Portrait of Philip the Good (van der Weyden)

Portrait of Philip the Good is a lost oil on wood panel painting by the Early Netherlandish painter Rogier van der Weyden, dated variously from the mid 1440s to sometime after 1450.[1]

Portrait of Philip the Good, Musée des Beaux-Arts, Dijon, 31 x 23 cm
Rogier, Portrait of Philip the Good, Gemäldegalerie, Berlin. Undated but Philip seems at least 10 years younger

Several versions and copies of the lost original exist, including in Lille, Antwerp, London[2] and Paris, mostly attributed to his workshop. The highest quality version is in the Musée des Beaux-Arts, Dijon. The original may have been commissioned as half of a matrimonial diptych; given his age in the painting we can assume that it would have been alongside a portrait of his third wife, Isabella of Portugal.[3] Van der Weyden has earlier portrayed Philip in the c 1447 miniature Jean Wauquelin presenting his 'Chroniques de Hainaut' to Philip the Good.[4]

Philip the Good was Duke of Burgundy from 1419 until his death in 1467, and had appointed van der Weyden as his official court painter. He is pictured aged around 50 years, in three-quarter profile. As was van der Weyden's habit, the sitter's face has been elongated, even though heavy drinking had by the time taken a toll on his features, visible in his portrait in the "Recueil d'Arras".[5][6] He wears a black gown and black chaperon, and a jewelled collar of firesteels in the shape of the letter "B", representing the Duchy of Burgundy, ending in the insignia of the Order of the Golden Fleece[7] He holds a folded paper in his joined hands,[8] which have been highly detailed by the artist.

Given his stature, it is unlikely that Philip sat for the artist, it is maybe for this reason that the portrait seems highly idealised, although his double chin is still pronounced.[5] Art historian Lorne Campbell notes that the "Netherlanders expected paintings to be credibly naturalistic but ... veracity was not their ultimate or dominant aim."[9] The British Royal Collection describe their version as a "stylised, emotionless and idealised image of the ruler".[2]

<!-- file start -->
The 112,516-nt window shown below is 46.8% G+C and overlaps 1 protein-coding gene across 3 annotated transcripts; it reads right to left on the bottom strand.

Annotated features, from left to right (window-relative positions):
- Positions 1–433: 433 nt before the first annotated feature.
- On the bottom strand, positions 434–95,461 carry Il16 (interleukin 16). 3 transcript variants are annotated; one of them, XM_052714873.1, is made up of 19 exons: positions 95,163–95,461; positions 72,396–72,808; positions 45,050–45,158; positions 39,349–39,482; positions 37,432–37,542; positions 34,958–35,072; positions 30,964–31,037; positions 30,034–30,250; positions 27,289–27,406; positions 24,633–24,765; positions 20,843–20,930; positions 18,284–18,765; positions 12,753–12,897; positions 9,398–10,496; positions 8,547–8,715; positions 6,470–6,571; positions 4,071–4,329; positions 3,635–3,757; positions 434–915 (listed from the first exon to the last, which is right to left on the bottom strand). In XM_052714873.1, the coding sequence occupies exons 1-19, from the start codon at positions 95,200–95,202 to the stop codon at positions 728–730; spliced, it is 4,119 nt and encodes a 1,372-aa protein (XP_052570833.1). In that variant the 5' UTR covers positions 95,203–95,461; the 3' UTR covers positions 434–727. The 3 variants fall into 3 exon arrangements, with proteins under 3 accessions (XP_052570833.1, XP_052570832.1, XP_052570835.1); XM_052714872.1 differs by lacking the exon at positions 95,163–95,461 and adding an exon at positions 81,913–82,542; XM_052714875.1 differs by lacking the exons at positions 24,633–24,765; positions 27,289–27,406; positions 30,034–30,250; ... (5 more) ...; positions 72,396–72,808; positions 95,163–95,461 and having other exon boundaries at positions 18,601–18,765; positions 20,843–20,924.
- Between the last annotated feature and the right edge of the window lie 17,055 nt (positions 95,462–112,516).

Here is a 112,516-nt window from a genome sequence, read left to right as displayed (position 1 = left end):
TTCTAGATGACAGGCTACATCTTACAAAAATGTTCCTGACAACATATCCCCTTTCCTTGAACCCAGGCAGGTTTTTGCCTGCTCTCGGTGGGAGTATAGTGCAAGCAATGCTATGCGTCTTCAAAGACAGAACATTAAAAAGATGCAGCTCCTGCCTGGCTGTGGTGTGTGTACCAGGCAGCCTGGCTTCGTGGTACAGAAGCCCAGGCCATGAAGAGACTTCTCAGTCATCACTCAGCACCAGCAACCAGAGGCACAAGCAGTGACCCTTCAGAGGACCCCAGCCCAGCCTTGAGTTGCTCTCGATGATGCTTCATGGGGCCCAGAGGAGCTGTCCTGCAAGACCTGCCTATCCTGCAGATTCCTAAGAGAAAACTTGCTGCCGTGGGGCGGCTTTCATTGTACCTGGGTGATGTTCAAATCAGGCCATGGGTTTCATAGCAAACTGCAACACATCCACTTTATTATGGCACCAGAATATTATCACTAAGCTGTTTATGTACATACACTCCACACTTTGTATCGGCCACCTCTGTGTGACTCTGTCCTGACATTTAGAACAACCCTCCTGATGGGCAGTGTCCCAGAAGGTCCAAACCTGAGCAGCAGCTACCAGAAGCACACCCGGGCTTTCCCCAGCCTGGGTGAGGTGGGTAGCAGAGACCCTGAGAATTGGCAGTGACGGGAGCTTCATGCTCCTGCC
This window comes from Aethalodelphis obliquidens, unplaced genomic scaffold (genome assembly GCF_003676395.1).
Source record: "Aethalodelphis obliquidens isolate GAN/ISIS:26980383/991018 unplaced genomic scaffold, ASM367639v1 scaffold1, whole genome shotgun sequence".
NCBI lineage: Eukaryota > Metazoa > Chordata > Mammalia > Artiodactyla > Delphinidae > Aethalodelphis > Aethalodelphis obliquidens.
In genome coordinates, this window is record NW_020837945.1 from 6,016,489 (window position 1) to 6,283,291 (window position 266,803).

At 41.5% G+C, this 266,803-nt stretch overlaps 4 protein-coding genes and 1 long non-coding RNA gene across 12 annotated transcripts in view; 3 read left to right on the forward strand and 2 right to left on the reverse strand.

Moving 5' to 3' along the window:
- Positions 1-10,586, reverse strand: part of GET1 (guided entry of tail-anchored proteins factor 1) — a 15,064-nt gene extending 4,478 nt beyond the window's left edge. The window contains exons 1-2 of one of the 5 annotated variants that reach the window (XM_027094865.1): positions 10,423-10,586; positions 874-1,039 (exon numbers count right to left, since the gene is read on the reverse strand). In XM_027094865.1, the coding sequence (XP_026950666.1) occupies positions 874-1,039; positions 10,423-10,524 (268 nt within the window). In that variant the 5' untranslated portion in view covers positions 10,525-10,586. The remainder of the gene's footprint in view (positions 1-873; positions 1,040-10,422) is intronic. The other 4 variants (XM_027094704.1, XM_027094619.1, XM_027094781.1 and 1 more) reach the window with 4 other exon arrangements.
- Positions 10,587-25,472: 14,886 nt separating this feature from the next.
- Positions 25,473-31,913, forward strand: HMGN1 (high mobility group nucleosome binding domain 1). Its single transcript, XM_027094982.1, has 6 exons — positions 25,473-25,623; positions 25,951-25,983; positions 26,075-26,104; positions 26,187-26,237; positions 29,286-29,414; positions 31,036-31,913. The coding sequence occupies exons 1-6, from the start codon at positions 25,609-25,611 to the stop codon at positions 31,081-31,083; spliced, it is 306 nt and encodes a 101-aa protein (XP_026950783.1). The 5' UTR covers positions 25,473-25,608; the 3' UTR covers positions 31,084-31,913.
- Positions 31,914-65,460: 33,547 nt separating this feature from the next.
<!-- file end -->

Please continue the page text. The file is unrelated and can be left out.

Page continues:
The portrait served as the basis for many later depictions of Philip, though not all stuck to Van der Weyden's idealised view point, especially since the 17th century he has been shown as thicker set, aligning with contemporary written descriptions.


  1. ^ Late 19th c art historians tend to favour the earlier date
  2. ^ a b "Philip the Good, Duke of Burgundy (1396–1467) c. 1445". Royal Collection, London. Retrieved 20 February 2016
  3. ^ Campbell (1985), 76
  4. ^ Gay & Kren (2003), 91
  5. ^ a b Soudavar (2008), 10
  6. ^ He is near skeletal in the Jean Wauquelin miniature
  7. ^ The order was instituted by Philip in 1430
  8. ^ van der Weyden's portraits are noted for their especial attention on the detail of the sitter's hands, but they are always placed low, so as not to distract from the face
  9. ^ Soudavar (2008), 9


  • Campbell, Lorne. Van der Weyden. London: Chaucer Press, 2004. ISBN 1-904449-24-7
  • Campbell, Lorne. The Early Flemish Pictures in the Collection of Her Majesty the Queen, Cambridge. 1985
  • Gay, Richard; Kren, Thomas. In: "Illuminating the Renaissance – The Triumph of Flemish Manuscript Painting in Europe". LA: Getty Museum, 2003, ISBN 978-1-903973-28-8
  • Soudavar, Abolala. Decoding Old Masters: Patrons, Princes and Enigmatic Paintings of the 15th Century. I.B.Tauris, 2008. ISBN 978-1-84511-658-3